Review: Looking For Alaska

By Maddy Turner

Looking For Alaska’ was released on Stan on October 18th, and has since attracted much attention from critics and teen drama fans alike. The series is based off John Green’s 2005 novel ‘Looking For Alaska,’ which follows the antics of four teenagers (Pudge aka Miles Halter, The Colonel aka Chip, Alaska Young, and Takumi), as they prank their way through highschool. The series is set in the pre-smartphone era of 2005. Right from the first episode we are drawn to the mysterious life of Alaska Young – a girl with the weight of the world on her shoulders. Through the darkness and sleeting rain shown in the first scene of the series, foreshadowing tells us that this adventure cannot end well for our four characters.

In less than a week, “Looking For Alaska” has received high praises. Personally, I think this is because it is slightly unique compared to other “teen dramas” such as ‘Riverdale’ or ‘13 Reasons Why.’ The writing of the show has managed to balance humour and seriousness almost perfectly for our characters; this means that it effectively and accurately translates what it might have been like to be a teen in the early 2000s. For example, they decide to nickname Miles Halter ‘Pudge’ ironically, as Miles is a string bean in need of a haircut. But while this is humorous, there is also a quote from Alaska “I don’t smoke for fun, I smoke to die,” which is obviously relatively morbid.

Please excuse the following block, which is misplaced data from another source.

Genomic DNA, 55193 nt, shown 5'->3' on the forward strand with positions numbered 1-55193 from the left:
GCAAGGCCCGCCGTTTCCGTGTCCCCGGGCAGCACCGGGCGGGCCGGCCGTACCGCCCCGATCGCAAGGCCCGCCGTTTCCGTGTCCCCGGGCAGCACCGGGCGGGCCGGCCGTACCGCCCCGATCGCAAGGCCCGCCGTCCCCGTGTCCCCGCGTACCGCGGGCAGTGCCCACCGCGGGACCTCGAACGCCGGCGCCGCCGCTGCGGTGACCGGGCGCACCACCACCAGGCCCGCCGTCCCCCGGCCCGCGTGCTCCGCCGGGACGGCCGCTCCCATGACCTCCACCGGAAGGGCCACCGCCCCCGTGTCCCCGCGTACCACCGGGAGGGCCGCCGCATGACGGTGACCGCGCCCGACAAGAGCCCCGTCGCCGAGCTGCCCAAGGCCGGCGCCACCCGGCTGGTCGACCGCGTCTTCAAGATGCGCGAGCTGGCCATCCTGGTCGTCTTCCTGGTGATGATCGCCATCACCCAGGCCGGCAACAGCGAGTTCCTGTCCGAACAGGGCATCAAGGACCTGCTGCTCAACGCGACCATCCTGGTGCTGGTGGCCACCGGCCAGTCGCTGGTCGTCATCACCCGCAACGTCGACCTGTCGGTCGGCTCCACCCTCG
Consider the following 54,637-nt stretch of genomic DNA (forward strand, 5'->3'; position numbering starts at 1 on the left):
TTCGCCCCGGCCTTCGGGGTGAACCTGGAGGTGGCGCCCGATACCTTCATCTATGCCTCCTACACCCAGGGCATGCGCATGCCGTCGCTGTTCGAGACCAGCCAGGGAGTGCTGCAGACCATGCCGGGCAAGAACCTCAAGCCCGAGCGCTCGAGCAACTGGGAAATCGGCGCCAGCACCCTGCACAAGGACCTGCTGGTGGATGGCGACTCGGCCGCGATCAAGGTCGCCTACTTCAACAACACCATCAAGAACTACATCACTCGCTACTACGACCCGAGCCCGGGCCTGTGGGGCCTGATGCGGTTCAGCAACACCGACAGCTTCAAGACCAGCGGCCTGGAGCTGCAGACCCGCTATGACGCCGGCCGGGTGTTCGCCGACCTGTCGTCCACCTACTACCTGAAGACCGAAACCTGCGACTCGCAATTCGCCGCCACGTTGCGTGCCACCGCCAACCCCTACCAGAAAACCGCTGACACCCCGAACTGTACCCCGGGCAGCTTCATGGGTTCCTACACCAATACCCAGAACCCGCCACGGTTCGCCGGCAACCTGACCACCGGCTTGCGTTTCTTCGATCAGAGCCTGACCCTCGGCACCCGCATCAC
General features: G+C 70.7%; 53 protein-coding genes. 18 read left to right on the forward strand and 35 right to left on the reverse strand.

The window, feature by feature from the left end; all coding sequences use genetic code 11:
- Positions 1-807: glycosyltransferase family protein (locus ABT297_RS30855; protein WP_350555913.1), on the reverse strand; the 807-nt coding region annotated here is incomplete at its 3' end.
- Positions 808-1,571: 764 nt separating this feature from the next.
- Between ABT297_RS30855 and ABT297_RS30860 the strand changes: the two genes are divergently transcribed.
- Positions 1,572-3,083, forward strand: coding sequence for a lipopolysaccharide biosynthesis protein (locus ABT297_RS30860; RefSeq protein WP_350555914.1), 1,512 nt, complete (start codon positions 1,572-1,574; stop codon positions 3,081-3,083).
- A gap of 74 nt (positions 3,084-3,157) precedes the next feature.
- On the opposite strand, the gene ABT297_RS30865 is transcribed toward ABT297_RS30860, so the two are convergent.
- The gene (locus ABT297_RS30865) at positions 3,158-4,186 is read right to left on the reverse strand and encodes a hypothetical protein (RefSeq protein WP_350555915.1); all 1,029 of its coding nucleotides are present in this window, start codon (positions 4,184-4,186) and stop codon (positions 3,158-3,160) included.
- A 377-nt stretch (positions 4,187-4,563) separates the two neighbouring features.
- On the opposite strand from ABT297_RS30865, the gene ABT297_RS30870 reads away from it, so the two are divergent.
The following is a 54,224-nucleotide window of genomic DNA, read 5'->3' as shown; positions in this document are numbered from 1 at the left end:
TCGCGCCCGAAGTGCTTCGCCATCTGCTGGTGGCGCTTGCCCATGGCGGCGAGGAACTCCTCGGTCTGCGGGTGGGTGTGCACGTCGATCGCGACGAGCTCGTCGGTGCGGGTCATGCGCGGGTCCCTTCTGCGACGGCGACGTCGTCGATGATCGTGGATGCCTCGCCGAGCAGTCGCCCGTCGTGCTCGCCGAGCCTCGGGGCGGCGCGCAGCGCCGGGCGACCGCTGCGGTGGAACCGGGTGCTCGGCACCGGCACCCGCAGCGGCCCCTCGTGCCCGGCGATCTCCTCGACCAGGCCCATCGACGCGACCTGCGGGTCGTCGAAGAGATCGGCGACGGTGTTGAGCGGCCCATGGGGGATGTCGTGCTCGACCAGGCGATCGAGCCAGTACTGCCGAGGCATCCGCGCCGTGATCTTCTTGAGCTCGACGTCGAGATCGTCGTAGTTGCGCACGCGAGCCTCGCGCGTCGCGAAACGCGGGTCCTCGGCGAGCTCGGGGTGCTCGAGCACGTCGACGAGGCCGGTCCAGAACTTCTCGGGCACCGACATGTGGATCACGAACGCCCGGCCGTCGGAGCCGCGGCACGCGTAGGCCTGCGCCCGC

The characters in this series are expertly developed, and I truly believe the actors played a critical role in the execution of this series. Firstly, Charlie Plummer was phenomenal in his portrayal of Miles Halter (Pudge). He has managed to capture the awkwardness and strangeness without it becoming annoying (again, well balanced). Seriously, this character is weird – his hobby is to remember dead people’s last words – in fact, they are the whole reason he decides to go to a new school in the first place. In the last words of the poet Francois Rebelais “I go to seek a great perhaps.” Kristine Froseth plays Alaska Young, and also does an incredible job. She perfectly portrays the girl who is broken on the inside but putting up an image of being fine on the outside. I mean, her essay question that she chooses for a religion class assessment is: “How will we ever escape this labyrinth of suffering?” And lastly, Denny Love who plays The Colonel aka Chip. Just as his nickname suggests, it was this actor who really glued all of the performances together. He does an excellent and heart wrenching performance of a kid who puts up a brave front while being a huge softy on the inside. To me, he was the most relatable characters in the series.

Overall, ‘Looking For Alaska,’ was worth the weekend binge, and I would highly recommend it to anyone. It has a great message and really captures the essence of teenagers in the early 2000s when the height of misbehaviour was drinking wine, smoking and pranking. So, how do we escape from this labyrinth of suffering? According to Miles, we don’t escape it – we survive it.

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